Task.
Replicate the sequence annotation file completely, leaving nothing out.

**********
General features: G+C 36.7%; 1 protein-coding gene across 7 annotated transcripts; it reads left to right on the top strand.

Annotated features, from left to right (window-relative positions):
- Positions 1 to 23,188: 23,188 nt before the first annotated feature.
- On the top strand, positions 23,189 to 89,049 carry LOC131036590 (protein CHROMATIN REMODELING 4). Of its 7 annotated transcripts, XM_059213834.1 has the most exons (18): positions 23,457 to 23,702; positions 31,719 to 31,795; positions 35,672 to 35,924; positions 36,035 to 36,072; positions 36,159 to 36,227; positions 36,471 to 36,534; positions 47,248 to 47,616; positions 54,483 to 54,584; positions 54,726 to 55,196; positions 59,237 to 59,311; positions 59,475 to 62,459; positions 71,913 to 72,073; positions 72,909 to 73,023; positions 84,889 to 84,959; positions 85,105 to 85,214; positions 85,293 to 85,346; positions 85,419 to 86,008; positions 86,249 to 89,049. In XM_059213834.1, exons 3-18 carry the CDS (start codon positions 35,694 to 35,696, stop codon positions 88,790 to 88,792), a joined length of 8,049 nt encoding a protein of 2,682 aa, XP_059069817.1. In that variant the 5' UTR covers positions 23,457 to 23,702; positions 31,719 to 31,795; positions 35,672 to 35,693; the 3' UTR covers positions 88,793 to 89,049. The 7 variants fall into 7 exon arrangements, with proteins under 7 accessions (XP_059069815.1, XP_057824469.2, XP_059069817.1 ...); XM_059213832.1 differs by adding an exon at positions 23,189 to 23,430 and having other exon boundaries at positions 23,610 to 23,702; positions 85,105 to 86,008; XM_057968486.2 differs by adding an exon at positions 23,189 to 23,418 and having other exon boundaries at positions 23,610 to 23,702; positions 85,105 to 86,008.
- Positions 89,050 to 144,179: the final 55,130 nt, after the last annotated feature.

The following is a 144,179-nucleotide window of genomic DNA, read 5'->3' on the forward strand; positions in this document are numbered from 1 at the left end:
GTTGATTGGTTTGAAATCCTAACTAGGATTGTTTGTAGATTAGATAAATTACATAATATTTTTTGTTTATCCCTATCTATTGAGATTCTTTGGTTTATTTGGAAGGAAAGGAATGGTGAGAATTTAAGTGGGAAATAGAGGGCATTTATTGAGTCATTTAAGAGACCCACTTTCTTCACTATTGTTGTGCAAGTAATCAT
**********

General features: G+C 36.7%; 1 protein-coding gene across 7 annotated transcripts; it reads left to right on the top strand.

Annotated features, from left to right (window-relative positions):
- Positions 1 to 23,188: 23,188 nt before the first annotated feature.
- On the top strand, positions 23,189 to 89,049 carry LOC131036590 (protein CHROMATIN REMODELING 4). Of its 7 annotated transcripts, XM_059213834.1 has the most exons (18): positions 23,457 to 23,702; positions 31,719 to 31,795; positions 35,672 to 35,924; positions 36,035 to 36,072; positions 36,159 to 36,227; positions 36,471 to 36,534; positions 47,248 to 47,616; positions 54,483 to 54,584; positions 54,726 to 55,196; positions 59,237 to 59,311; positions 59,475 to 62,459; positions 71,913 to 72,073; positions 72,909 to 73,023; positions 84,889 to 84,959; positions 85,105 to 85,214; positions 85,293 to 85,346; positions 85,419 to 86,008; positions 86,249 to 89,049. In XM_059213834.1, exons 3-18 carry the CDS (start codon positions 35,694 to 35,696, stop codon positions 88,790 to 88,792), a joined length of 8,049 nt encoding a protein of 2,682 aa, XP_059069817.1. In that variant the 5' UTR covers positions 23,457 to 23,702; positions 31,719 to 31,795; positions 35,672 to 35,693; the 3' UTR covers positions 88,793 to 89,049. The 7 variants fall into 7 exon arrangements, with proteins under 7 accessions (XP_059069815.1, XP_057824469.2, XP_059069817.1 ...); XM_059213832.1 differs by adding an exon at positions 23,189 to 23,430 and having other exon boundaries at positions 23,610 to 23,702; positions 85,105 to 86,008; XM_057968486.2 differs by adding an exon at positions 23,189 to 23,418 and having other exon boundaries at positions 23,610 to 23,702; positions 85,105 to 86,008.
- Positions 89,050 to 144,179: the final 55,130 nt, after the last annotated feature.

The following is a 144,179-nucleotide window of genomic DNA, read 5'->3' on the forward strand; positions in this document are numbered from 1 at the left end:
GTTGATTGGTTTGAAATCCTAACTAGGATTGTTTGTAGATTAGATAAATTACATAATATTTTTTGTTTATCCCTATCTATTGAGATTCTTTGGTTTATTTGGAAGGAAAGGAATGGTGAGAATTTAAGTGGGAAATAGAGGGCATTTATTGAGTCATTTAAGAGACCCACTTTCTTCACTATTGTTGTGCAAGTAATCAT